The Complex Structure of a Planetary Nebula shown By Hubble

The Complex Structure of a Planetary Nebula shown By Hubble

NGC 6891 is a brilliant and uneven planetary nebula in the constellation Delphinus, the Dolphin. This Hubble image shows an aspherical outer halo that is expanding faster than the interior nebula, as well as at least two differently oriented ellipsoidal shells.

As seen in this photograph, filaments and knots encircle the central white dwarf star in the nebula’s center. Based on their movements, astronomers believe that one of the shells is 4,800 years old and the outer halo is 28,000 years old, implying a series of eruptions from the dying star at various times.

NGC 6891 was studied by Hubble as part of his research into nebula distances and the formation and evolution of their structures. NGC 6891’s central white dwarf star has ionised the gas, removing electrons from the nebula’s hydrogen.

When charged electrons interact, they emit energy in the form of light. They can go from a higher form to a lower level by combining with existing hydrogen nuclei, allowing the nebula’s gas to glow.

Structure and forms

Planetary nebulae, as opposed to diffuse nebulae (see H II area), are small objects with a radius of about one light-year and a gas mass of about 0.3 solar mass. The Helix Nebula (NGC 7293) in Aquarius is one of the largest known planetary nebulae, with an angle of around 20 minutes of arc—roughly two-thirds the size of the Moon.

Planetary nebulae have a 1,000-fold brighter surface and are significantly denser than most H II zones, with dense sections containing 1,000–10,000 atoms per cubic cm.

Some are so far away that they appear brilliant when photographed directly, but the most notable examples have angular diameters of up to 20 minutes of arc across, with 10–30 minutes of arc through being the norm.

Bright disc areas have more regular shapes than chaotic H II areas, but there are frequent significant brightness changes throughout the disc. Planetaries have regular, sharp outside edges and a moderately regular inner boundary, giving them a ring-like appearance. Many have two light lobes that look like arcs of a circle joined by a bridge that looks like the letter Z.

Planetary nebulae’s distances

Because of the variety of ionized gas forms and masses, determining the distance to any specific planetary nebula is difficult. The amount of ionizing radiation that escapes from the central star, as well as the amount of hot low-density material that fills a portion of the volume but does not emit significant radiation, are both unknown. As a result, planetary nebulae do not form a homogeneous group of objects.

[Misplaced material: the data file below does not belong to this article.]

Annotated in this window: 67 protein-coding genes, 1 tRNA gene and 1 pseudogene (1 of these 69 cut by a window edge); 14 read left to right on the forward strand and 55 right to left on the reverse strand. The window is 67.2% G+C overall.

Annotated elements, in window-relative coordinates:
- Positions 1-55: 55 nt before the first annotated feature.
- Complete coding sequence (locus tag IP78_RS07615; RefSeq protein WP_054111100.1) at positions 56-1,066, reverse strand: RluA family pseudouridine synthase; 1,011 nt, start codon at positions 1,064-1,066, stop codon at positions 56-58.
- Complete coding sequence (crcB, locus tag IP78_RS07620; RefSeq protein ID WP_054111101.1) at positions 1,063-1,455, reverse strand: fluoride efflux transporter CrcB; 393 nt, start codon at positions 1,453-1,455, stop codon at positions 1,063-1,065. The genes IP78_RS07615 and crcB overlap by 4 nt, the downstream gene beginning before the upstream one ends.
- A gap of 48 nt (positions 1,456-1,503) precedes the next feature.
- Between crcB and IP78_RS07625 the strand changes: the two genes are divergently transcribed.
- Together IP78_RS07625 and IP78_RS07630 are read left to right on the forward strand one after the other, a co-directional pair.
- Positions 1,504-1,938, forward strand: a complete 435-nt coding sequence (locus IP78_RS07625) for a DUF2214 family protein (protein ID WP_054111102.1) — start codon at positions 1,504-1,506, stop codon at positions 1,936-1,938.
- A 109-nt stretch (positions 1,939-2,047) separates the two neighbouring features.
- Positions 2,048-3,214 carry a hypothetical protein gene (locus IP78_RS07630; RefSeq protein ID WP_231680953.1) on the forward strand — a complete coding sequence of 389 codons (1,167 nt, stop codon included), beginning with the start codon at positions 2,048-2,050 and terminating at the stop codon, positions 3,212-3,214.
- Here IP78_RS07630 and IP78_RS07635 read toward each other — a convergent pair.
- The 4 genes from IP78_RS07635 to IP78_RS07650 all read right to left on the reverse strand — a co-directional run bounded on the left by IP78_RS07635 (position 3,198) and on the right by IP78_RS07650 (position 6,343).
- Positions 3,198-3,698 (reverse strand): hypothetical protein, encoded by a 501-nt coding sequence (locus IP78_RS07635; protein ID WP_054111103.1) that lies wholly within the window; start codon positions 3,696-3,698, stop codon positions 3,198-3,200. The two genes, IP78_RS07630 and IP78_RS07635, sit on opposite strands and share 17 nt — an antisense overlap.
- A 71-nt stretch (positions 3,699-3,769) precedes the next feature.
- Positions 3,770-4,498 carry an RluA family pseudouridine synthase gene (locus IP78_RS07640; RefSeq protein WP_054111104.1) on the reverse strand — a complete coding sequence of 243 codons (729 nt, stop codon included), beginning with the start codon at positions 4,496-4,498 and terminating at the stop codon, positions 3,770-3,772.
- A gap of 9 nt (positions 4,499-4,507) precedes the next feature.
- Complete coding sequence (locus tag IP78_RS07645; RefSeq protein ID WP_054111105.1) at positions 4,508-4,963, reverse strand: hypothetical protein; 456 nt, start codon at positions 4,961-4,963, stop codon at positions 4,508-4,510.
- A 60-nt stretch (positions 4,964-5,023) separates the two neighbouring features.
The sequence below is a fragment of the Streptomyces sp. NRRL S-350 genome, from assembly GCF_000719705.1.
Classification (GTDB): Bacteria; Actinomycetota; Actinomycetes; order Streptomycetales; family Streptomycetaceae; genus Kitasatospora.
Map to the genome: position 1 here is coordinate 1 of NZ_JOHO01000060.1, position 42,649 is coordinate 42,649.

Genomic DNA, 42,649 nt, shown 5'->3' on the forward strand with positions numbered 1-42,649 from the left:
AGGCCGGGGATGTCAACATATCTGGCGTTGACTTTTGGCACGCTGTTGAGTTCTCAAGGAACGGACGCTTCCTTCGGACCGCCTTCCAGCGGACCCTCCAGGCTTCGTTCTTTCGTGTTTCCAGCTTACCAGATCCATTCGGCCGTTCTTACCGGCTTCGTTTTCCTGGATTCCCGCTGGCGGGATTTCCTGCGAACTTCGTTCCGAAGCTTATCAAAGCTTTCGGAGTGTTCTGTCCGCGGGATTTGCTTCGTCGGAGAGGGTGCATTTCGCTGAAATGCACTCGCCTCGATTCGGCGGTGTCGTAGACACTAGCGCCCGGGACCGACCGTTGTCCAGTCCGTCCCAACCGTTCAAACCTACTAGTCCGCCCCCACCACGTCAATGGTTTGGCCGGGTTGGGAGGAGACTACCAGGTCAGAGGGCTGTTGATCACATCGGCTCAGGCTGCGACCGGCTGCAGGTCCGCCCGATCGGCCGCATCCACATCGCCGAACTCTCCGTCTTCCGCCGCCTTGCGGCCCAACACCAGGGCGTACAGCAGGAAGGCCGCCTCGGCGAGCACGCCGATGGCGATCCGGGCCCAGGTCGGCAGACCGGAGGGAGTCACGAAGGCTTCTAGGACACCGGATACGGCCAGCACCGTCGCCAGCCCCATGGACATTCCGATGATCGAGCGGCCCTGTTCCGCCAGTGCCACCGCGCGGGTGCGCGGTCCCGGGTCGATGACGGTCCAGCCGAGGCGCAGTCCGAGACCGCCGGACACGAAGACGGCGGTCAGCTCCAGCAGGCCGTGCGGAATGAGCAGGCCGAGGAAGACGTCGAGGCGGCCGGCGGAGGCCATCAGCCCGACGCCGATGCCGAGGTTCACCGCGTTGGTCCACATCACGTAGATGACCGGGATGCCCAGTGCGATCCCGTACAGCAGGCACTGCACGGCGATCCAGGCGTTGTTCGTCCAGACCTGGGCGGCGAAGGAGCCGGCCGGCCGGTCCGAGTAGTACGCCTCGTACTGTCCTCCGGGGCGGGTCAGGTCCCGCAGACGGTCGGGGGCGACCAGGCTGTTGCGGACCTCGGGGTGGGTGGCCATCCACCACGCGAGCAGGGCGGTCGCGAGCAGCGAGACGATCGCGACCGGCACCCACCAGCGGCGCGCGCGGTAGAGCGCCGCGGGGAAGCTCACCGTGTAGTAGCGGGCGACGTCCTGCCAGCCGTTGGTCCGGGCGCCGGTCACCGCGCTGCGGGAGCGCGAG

Distances are calculated by measuring approximately 40 items that have particularly advantageous features. Association with other objects whose distance can be measured independently, such as membership in a stellar cluster or association with a star with known properties, is one of the advantageous characteristics.  For all others, statistical methods calibrated by these objects offer approximate estimates (around 30% inaccuracies) of distances.

Planetary nebulae evolution

A description of the evolution of a planetary nebula begins before the nebula’s own ejection. As will be discussed later, the central star is a red giant prior to the ejection. During this time, it loses mass rapidly, up to 0.01 Earth mass per day, in the form of a relatively slow-growing stellar wind.

At this point, the red giant could be obscured by dust that has accumulated as a result of the wind’s heavy ingredients. The natures of the star and its wind eventually change. The star becomes hotter as its hot core is exposed due to the loss of its overlying atmosphere.

The blazing star’s radiation ionizes the inner gas. The ionisation zone expands gradually outward through what was previously the slowly moving material of the stellar wind. The gas expands at about 30 kilometers (19 miles) per second. Nebulae at this stage are brilliant but have starlike appearances as seen from Earth because they are too small to have a disc.

Its gas has a dense population of about one million atoms per cubic centimeter, but it becomes more dilute as it spreads. At this point, the nebula is surrounded by neutral hydrogen. It appears to grow faster than the individual gas atoms within it; as density decreases, the ionised shell “eats into” the neutral substance.

Image Credit: NASA, ESA, A. Hajian (University of Waterloo), H. Bond (Pennsylvania State University), and B. Balick (University of Washington);
Processing: Gladys Kober (NASA/Catholic University of America)

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